Yes, It’s Virtual. But Will It Become Reality?

Later this year, Apple will release its first major product since the Apple Watch in 2015. A virtual reality/augmented reality headset is coming, one that will undoubtedly give Facebook’s hardware a run for its money. It’s said to have eye and hand-tracking, unlike rivals, and a steep US$3,000 price tag. It was seven years in the making with 1,000 workers on the project, so it could kickstart revenue growth when it is released.

But widespread adoption isn’t assured, as Facebook is finding out. Sure, In the spirit of Steve Jobs, Apple prefers to create new products customers don’t yet know they want. But simply wearing the device feels weird and can even cause headaches. Below is an artist’s estimate of how it might look, based on a written report describing what they look like.

Do you suppose they will sell it with a snorkel or a pair of ski poles?

Our Strategy

Welcome To Camp Soft-Landing?

As mentioned above, many industry professionals believe a recession this year is their base case. As they choose to stay at camp recession and indices continue to climb, they must be getting increasingly nervous. They are missing out on the good action as the S&P 500 is en route to close the first month of the year with more than a 5% gain, much more than the average January historically.

Markets on the other hand seem to be staying over at “camp soft-landing”, especially after the solid GDP report out of the US we saw this week.

With the debate continuing, we are not quite yet willing to pick a side. What we are prepared for is either scenario, with a plan A and plan B in place.

For now, we are content with the markets’ recovery, as investors continue to be forward-looking beyond any of the quoted challenges we encountered last year. We continued to tailor our Legacy portfolios towards more of a neutral stance, not overweight in any particular area of the market, but also allowing them to participate in the rally.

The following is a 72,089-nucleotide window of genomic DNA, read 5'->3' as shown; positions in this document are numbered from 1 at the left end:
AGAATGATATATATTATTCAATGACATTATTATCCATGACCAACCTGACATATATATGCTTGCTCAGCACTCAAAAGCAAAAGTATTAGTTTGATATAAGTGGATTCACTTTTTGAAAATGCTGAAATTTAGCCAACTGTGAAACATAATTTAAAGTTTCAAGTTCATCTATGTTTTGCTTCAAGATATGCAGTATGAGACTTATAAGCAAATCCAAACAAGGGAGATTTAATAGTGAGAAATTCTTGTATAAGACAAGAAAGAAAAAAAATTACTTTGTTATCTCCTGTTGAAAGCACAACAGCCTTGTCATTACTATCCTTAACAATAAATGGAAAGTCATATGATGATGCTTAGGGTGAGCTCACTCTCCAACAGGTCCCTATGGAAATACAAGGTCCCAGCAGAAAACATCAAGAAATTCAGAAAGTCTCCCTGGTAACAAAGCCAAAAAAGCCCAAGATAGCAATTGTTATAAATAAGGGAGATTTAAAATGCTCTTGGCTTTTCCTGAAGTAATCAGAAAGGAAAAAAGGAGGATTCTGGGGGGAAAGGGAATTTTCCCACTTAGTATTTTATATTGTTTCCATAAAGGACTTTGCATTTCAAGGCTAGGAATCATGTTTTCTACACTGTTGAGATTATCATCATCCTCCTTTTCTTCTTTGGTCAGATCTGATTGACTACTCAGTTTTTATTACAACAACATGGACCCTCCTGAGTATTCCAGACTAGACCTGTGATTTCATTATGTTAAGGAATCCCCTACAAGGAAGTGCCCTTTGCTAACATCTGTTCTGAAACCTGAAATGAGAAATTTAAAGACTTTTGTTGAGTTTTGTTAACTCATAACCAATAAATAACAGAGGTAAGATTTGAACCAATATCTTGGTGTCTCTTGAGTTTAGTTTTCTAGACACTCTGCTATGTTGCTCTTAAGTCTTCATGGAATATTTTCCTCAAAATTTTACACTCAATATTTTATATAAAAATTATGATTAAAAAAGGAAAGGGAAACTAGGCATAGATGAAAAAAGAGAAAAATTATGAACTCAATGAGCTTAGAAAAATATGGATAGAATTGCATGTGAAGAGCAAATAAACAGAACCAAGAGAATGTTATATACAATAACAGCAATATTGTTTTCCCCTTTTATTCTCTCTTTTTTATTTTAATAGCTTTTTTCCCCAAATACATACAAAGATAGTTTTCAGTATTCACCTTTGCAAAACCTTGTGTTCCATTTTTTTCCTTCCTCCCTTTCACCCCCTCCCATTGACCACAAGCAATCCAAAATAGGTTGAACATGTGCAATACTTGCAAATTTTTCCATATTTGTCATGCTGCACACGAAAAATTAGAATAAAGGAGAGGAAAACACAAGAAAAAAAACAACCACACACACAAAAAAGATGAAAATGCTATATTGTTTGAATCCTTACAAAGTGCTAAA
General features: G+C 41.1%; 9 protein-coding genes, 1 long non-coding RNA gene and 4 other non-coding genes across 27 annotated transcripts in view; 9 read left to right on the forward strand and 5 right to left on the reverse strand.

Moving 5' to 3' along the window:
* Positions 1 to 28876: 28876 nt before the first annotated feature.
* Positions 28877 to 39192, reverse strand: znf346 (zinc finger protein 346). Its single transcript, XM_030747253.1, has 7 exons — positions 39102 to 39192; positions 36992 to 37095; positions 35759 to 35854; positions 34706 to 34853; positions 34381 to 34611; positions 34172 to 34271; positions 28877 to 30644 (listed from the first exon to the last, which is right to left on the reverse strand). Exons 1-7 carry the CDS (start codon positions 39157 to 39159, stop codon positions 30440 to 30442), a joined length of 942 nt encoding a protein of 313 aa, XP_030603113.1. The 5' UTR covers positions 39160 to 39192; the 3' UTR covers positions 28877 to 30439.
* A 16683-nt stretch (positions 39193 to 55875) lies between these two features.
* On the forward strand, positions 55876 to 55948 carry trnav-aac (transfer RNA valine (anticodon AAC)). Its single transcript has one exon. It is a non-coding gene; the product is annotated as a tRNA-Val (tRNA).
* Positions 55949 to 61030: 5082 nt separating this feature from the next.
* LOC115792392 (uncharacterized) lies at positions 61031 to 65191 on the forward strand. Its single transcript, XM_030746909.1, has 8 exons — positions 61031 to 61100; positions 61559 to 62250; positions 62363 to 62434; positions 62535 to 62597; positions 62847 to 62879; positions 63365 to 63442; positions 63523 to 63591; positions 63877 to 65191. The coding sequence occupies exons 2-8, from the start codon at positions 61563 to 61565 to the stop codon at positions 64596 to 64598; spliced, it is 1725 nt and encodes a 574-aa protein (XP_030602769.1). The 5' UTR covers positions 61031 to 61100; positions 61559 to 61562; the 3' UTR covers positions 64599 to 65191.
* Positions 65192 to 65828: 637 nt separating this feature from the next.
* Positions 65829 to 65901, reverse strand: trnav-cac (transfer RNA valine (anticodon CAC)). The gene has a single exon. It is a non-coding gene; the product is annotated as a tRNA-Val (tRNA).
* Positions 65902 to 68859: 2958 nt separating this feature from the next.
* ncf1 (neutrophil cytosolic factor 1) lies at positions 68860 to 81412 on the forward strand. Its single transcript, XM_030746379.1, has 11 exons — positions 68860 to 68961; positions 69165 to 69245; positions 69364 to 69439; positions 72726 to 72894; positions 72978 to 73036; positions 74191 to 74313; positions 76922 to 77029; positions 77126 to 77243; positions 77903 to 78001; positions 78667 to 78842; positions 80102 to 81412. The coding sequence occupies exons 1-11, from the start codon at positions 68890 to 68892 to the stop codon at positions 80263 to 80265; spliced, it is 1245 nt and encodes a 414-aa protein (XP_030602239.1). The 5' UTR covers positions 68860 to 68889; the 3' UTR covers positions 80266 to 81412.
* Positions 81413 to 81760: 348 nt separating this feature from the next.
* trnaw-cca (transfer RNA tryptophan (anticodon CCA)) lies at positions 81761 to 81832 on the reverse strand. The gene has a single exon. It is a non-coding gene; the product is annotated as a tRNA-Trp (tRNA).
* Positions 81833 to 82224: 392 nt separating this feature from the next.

Next week, we will monitor the Fed’s first interest rate decision of 2023, as they are largely expected to follow suit and join the Bank of Canada with a smaller 25 basis points hike to 4.75%. Heck, there is even a small chance that they will actually choose to rather pause, according to market bets on probabilities. As the move would likely be viewed as positive, it could help push markets further along.

Visual of the Week

History reminds us that after every bear market follows an even stronger bull market!


The comments and opinions expressed in this newsletter are solely the work of Pinkowski Wealth Management, not an official publication of Canaccord Genuity Corp., and may differ from the opinion of Canaccord Genuity Corp’s. Research Department. Accordingly, they should not be considered as representative of Canaccord Genuity Corp’s. beliefs, opinions or recommendations. All information is given as of the date appearing in this newsletter, is for general information only, does not constitute legal or tax advice, and the author Pinkowski Wealth Management does not assume any obligation to update it or to advise on further developments related. Investing in equities is not guaranteed, values change frequently, and past performance is not necessarily an indicator of future performance. Investors cannot invest directly in an index. Index returns do not reflect any fees, expenses, or sales charges. All information included herein has been compiled from sources believed to be reliable, but its accuracy and completeness is not guaranteed, nor in providing it do the author or Canaccord Genuity Corp. assume any liability.